In any case - since openssh is so popular - perhaps it would make sense to add a note to the API documentation of terminate() and kill() that mentions how these methods don't work with opensshd.

@ronf

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@ronf ronf commented Nov 11, 2017

Unfortunately, the "signal" channel message is defined in RFC 4254 as a message with no reply:

  byte      SSH_MSG_CHANNEL_REQUEST
  uint32    recipient channel
  string    "signal"
  boolean   FALSE
  string    signal name (without the "SIG" prefix)

Note the FALSE value there. This says that the server should not send a success/failure response, so we don't get any indication back whether it succeeded or was just ignored. While I could try changing FALSE to TRUE there, that wouldn't match what was in the RFC, and I'm not sure I could count on all SSH implementations actually sending a proper reply in that case.

That said, I agree that it's probably worth documenting that this message is not currently supported by OpenSSH's, since the question has come up a couple of times now. I'll add that to my TODO list.

Thanks for the report, and for the suggested workaround -- that shell trick is perhaps a better (or at least more flexible) way of working around the fact that OpenSSH doesn't currently support this signal message, at least in cases where you aren't sending other data via stdin.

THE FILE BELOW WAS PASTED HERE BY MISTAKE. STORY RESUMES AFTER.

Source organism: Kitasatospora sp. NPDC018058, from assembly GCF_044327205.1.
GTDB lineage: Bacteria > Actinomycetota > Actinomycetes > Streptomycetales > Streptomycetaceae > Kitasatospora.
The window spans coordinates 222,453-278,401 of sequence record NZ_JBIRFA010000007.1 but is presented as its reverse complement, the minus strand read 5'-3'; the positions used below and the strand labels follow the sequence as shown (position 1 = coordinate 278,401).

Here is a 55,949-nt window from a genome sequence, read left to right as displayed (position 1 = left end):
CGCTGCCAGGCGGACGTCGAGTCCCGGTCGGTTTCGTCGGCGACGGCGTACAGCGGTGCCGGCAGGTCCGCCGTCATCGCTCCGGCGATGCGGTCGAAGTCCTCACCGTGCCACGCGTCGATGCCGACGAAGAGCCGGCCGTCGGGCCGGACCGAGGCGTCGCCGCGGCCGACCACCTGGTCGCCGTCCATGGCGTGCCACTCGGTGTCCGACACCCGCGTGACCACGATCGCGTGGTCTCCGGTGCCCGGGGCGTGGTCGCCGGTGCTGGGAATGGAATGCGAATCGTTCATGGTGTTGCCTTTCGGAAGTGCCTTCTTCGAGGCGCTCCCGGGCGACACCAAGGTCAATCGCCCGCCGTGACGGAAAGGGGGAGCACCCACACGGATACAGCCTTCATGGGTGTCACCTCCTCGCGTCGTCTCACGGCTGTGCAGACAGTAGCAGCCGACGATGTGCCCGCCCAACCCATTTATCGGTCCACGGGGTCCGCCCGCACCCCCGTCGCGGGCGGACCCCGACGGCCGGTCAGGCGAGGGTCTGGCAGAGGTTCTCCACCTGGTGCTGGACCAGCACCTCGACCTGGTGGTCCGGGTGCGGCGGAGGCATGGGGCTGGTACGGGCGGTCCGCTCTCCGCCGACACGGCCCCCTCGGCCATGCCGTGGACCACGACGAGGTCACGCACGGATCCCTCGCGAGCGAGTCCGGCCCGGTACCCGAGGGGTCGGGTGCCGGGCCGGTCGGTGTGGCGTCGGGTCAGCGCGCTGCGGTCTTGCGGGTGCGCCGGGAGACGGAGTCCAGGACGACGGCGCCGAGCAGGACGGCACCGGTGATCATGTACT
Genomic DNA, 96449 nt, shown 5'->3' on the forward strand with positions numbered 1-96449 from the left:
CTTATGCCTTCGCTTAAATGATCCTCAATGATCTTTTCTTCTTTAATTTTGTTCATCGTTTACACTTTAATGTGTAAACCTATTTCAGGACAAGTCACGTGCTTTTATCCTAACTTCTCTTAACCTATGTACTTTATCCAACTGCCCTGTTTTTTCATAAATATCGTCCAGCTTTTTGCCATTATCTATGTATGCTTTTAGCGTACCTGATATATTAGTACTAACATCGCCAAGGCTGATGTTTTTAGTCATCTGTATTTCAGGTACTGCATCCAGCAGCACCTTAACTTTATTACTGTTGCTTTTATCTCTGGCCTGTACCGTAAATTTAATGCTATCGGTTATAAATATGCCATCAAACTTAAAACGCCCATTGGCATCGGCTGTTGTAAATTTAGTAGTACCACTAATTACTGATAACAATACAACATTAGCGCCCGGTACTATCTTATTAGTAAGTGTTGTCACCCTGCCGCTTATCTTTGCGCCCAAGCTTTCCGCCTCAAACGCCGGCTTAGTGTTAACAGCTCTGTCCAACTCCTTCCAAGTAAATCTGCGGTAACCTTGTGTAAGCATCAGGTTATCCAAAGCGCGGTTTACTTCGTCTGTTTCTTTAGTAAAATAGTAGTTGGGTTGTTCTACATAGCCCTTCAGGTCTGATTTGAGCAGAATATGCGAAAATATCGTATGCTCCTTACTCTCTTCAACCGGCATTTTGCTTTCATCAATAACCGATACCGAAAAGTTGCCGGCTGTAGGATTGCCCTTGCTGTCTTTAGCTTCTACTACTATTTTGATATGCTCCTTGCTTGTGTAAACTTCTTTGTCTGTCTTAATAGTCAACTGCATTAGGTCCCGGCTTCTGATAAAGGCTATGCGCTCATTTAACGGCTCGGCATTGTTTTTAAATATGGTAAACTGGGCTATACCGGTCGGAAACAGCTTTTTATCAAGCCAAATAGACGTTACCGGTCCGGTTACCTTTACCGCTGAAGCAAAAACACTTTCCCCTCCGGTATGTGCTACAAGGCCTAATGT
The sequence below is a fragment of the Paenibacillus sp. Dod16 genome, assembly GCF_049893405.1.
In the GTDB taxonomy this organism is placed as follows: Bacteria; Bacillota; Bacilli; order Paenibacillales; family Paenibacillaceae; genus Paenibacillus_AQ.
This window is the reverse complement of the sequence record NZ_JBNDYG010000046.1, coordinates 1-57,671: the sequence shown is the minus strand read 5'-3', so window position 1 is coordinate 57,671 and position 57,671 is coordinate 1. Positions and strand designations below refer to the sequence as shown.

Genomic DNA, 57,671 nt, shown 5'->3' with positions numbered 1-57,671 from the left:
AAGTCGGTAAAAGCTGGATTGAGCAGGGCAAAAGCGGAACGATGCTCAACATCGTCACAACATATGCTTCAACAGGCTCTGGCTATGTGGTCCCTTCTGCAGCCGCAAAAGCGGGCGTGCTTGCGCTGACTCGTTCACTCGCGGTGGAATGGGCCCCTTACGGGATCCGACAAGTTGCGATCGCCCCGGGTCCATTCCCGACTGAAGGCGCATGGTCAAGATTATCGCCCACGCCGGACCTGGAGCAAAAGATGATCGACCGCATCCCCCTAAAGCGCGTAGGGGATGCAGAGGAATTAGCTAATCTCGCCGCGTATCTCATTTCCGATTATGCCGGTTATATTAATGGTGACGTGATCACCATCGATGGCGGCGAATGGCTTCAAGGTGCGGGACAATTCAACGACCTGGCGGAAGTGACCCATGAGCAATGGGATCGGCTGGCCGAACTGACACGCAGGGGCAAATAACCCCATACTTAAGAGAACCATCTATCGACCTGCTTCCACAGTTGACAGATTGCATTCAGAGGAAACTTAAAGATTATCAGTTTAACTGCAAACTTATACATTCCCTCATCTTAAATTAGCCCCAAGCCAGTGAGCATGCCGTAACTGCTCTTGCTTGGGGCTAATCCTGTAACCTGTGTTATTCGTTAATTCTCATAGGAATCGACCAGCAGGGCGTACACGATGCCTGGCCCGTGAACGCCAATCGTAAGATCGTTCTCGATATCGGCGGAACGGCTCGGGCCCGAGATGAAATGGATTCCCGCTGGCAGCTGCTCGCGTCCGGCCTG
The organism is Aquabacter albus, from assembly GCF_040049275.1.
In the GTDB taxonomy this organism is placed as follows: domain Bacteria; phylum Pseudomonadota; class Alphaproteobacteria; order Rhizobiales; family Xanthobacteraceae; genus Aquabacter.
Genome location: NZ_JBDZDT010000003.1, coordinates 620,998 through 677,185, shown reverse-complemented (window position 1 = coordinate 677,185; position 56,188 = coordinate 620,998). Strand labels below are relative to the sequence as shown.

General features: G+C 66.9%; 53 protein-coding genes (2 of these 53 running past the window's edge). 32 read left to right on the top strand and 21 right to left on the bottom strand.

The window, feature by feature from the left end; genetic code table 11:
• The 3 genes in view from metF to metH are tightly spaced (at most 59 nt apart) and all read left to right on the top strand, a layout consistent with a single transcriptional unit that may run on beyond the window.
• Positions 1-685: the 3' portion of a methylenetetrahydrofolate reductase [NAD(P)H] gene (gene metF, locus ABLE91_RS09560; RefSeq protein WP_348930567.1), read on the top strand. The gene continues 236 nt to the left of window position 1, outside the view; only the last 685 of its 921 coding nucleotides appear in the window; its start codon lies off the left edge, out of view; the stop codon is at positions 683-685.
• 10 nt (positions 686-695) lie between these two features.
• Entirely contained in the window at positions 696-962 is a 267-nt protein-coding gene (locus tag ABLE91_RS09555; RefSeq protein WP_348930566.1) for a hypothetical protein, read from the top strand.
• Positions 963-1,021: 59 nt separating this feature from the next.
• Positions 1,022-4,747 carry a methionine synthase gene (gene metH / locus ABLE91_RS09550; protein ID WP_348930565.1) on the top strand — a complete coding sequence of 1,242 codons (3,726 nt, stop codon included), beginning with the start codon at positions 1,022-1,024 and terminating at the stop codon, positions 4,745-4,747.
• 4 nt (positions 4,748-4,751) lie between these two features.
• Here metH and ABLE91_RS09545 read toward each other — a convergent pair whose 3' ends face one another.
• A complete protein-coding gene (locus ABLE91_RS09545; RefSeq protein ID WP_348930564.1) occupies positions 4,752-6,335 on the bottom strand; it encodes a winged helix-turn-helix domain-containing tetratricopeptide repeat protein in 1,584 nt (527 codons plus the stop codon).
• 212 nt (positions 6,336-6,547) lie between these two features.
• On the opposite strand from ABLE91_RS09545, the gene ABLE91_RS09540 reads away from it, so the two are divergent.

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@ronf ronf commented Nov 11, 2017

The warning for this is now checked into the "develop" branch and will be rolled into the next release.

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@ronf ronf commented Nov 16, 2017

This doc update is now released in AsyncSSH 1.11.1.

@ronf ronf closed this Nov 16, 2017
mrocklin added a commit to mrocklin/distributed that referenced this issue Aug 4, 2019
It turns out that OpenSSH doesn't pass through terminate/kill signals,
so we had some zombie processes hanging around sending signals around where
they shouldn't.

Now we place idle and death timeouts on the launched processes to keep them in
check.

See ronf/asyncssh#112 for more information on the
underlying issue.
mrocklin added a commit to dask/distributed that referenced this issue Aug 4, 2019
It turns out that OpenSSH doesn't pass through terminate/kill signals,
so we had some zombie processes hanging around sending signals around where
they shouldn't.

Now we place idle and death timeouts on the launched processes to keep them in
check.

See ronf/asyncssh#112 for more information on the
underlying issue.